With a great sense of unease, the sisters gathered at a hotel with their families. Dr. Lynch had already counseled them on what their results would mean. Sandra and Denise knew they were carriers, having had cancer. Barbara and Paula, both of whom had had their breasts removed, did not carry the gene, Dr. Lynch told them. Carolyn, thirty-two, mother of two young boys, was a carrier.
“I was totally blown away,” says Carolyn. “Even though I had always assumed I was a carrier, the news was overwhelming.”
Paula, who expected to be a carrier but wasn’t, was equally shocked—and saddened. “I was relieved, but I felt so bad for Carolyn that it overshadowed any celebration I could have had.”
Living With Your Results
While test results can be devastating, they are also the first step to learning to live with disease. A study of people who were tested for the Huntington’s gene found that most–even those who learned disease was inevitable–experienced a sense of relief. Not knowing can be equally devastating. Ken Offit, M.D., director of clinical genetics at the Memorial Sloan-Kettering Cancer Center, cites a study in which women who thought they were at high risk for breast cancer were so distressed, they were unable to do effective breast self-exams. One counselor tells of a young woman who was so hesitant to learn about her chances of developing inherited breast cancer that she insisted she be told “only good news.” The counselor worked out a way to explain her risk of disease in as gentle and positive a manner as possible, omitting specific numbers that might scare her, but the woman never came back.
Ellen Nolan hates her birthdays. They remind her, she says, that she is another year closer to illness. But she has also gained an inner peace. “I have more control over my emotions, because the uncertainty is gone,” she says. She and her husband have decided to enjoy themselves now, spending a little more on vacations and clothes. Her husband assures her he is committed to the marriage. But knowing he might outlive her, Ellen insisted she have her tubes tied, rather than let him have a vasectomy.
The Forrest sisters also have no regrets. Carolyn says at first she spent a lot of time thinking about her rogue gene and fearing what might happen, but those thoughts have waned. She sees her doctor often and recently had her ovaries removed.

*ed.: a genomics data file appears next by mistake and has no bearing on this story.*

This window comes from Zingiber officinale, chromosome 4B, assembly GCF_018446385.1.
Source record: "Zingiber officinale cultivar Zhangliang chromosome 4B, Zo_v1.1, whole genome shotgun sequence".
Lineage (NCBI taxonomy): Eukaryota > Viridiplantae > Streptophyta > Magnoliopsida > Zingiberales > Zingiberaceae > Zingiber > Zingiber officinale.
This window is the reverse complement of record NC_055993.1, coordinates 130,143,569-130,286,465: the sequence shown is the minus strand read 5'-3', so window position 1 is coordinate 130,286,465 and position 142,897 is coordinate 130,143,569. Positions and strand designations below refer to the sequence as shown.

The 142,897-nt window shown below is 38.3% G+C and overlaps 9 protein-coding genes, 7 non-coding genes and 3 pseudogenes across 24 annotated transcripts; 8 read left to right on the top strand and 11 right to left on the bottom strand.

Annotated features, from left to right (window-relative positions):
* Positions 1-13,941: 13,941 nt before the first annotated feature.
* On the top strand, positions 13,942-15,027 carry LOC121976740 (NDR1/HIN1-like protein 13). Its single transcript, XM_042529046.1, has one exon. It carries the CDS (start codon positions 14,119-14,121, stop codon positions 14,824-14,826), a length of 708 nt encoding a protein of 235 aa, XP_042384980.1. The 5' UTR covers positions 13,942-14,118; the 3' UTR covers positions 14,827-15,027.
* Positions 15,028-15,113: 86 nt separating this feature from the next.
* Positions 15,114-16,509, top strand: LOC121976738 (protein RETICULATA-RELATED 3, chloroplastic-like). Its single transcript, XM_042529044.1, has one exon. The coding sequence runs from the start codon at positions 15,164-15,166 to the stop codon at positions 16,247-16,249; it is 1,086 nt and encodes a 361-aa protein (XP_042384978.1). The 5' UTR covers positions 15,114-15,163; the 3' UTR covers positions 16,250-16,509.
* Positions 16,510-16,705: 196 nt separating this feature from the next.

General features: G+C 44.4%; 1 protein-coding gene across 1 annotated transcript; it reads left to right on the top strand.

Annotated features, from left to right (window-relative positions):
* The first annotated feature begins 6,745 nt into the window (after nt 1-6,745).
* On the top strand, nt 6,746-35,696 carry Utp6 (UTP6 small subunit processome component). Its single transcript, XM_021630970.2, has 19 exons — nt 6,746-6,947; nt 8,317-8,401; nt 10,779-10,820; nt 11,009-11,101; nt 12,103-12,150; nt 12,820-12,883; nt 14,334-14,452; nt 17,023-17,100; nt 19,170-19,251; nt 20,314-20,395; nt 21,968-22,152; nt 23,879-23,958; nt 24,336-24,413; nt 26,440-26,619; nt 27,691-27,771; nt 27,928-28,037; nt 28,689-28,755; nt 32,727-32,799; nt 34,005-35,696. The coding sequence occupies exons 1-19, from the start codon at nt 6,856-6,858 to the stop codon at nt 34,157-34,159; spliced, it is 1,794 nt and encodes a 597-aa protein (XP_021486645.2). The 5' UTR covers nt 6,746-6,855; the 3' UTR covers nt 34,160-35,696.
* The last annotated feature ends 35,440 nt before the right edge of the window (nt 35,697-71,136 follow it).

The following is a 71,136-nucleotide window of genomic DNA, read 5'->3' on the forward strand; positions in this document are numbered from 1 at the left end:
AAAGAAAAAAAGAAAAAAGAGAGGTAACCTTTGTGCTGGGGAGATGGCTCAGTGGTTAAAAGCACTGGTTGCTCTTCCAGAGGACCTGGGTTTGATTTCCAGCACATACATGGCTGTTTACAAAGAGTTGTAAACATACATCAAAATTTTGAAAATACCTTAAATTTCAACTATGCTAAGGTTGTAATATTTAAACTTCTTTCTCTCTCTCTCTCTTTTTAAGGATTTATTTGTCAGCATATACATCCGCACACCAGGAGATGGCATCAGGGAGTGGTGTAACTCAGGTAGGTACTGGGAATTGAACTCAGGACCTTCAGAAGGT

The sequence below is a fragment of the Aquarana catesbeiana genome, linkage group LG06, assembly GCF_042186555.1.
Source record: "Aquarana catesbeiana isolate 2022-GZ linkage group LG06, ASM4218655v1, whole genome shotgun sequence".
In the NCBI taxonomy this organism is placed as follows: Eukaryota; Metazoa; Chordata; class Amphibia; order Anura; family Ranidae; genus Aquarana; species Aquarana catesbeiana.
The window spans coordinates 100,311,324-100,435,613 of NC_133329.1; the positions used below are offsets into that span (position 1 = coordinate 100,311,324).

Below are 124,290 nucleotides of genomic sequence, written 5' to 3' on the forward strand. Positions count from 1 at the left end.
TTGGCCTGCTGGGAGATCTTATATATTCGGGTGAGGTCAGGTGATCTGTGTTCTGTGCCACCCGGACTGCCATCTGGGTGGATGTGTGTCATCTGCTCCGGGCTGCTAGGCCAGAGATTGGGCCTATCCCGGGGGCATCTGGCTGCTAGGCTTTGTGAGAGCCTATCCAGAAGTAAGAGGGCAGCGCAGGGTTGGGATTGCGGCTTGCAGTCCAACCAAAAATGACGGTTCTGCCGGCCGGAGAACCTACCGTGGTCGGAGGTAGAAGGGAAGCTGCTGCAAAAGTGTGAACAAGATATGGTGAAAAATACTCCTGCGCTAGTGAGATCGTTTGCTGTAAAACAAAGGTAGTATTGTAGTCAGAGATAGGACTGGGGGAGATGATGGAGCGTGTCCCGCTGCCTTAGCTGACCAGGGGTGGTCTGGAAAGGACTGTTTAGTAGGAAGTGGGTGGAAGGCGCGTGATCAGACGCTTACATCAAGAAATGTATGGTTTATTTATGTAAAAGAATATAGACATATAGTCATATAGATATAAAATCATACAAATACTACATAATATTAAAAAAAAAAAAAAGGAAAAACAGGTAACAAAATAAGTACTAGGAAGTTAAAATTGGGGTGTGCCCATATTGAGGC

Last summer, after much soul-searching, Carolyn had another baby–a girl. “It breaks my heart to think she might have the gene,” she sighs. “But I’m not sorry my mother brought me into the world.” Baby Katie will someday have to make her own decision about being tested for the breast-cancer gene.
Paula, who had her breasts removed only to find out she was at no greater risk for breast cancer than any other woman, also has no regrets. “I did what was best for me at the time,” she says simply. Other women in her position say the same–even if the operation ultimately was unnecessary, it was worth it to have had a few worry-free years.
Often there are repercussions to testing that reach far beyond knowing your own fate. A family member’s decision to be tested for a gene might force reluctant relatives to face up to something they have avoided for years, causing family rifts. And negative results are not always a blessing. Some 10 percent of people who find out they don’t have the HD gene have trouble coping because they never figured on having much of a future. Many others feel overwhelming guilt about brothers and sisters who weren’t as lucky, especially when, as happened in one family, the person who encouraged everyone to be tested was the only one who didn’t have the gene.
Privacy and Discrimination
A very serious concern: Someone other than your doctor or family will discover your genetic status. Stories abound of genetic discrimination: Thousands have been denied insurance or even the right to adopt a child once test results escaped the confidence of a doctor-patient relationship. Many young men and women, perfectly healthy now and perhaps forever, tell of being denied jobs, promotions, admission to medical or law school. Young executives, hoping to build careers, find themselves caught in “job lock” — stuck with one employer because a new insurer might refuse to cover a child who has a genetic problem. In one case, an HMO threatened to withdraw coverage for a woman’s pregnancy and the child’s eventual medical costs when tests revealed the child would have cystic fibrosis. Rather than abort the fetus, the woman and her husband threatened legal action. The HMO, anticipating expensive litigation, backed down.